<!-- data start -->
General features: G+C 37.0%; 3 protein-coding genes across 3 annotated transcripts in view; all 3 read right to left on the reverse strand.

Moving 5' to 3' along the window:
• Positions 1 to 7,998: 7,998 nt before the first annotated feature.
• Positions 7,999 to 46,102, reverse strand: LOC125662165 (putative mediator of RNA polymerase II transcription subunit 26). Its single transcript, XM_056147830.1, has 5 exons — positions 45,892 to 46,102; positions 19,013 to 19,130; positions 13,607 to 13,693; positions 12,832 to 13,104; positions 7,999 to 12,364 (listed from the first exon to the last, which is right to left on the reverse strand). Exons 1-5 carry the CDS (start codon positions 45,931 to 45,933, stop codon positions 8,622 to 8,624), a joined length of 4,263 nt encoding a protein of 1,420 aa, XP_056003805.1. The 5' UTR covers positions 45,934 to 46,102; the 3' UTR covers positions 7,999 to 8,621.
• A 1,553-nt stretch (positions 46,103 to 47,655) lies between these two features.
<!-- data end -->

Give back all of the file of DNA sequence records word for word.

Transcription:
General features: G+C 37.0%; 3 protein-coding genes across 3 annotated transcripts in view; all 3 read right to left on the reverse strand.

Moving 5' to 3' along the window:
• Positions 1 to 7,998: 7,998 nt before the first annotated feature.
• Positions 7,999 to 46,102, reverse strand: LOC125662165 (putative mediator of RNA polymerase II transcription subunit 26). Its single transcript, XM_056147830.1, has 5 exons — positions 45,892 to 46,102; positions 19,013 to 19,130; positions 13,607 to 13,693; positions 12,832 to 13,104; positions 7,999 to 12,364 (listed from the first exon to the last, which is right to left on the reverse strand). Exons 1-5 carry the CDS (start codon positions 45,931 to 45,933, stop codon positions 8,622 to 8,624), a joined length of 4,263 nt encoding a protein of 1,420 aa, XP_056003805.1. The 5' UTR covers positions 45,934 to 46,102; the 3' UTR covers positions 7,999 to 8,621.
• A 1,553-nt stretch (positions 46,103 to 47,655) lies between these two features.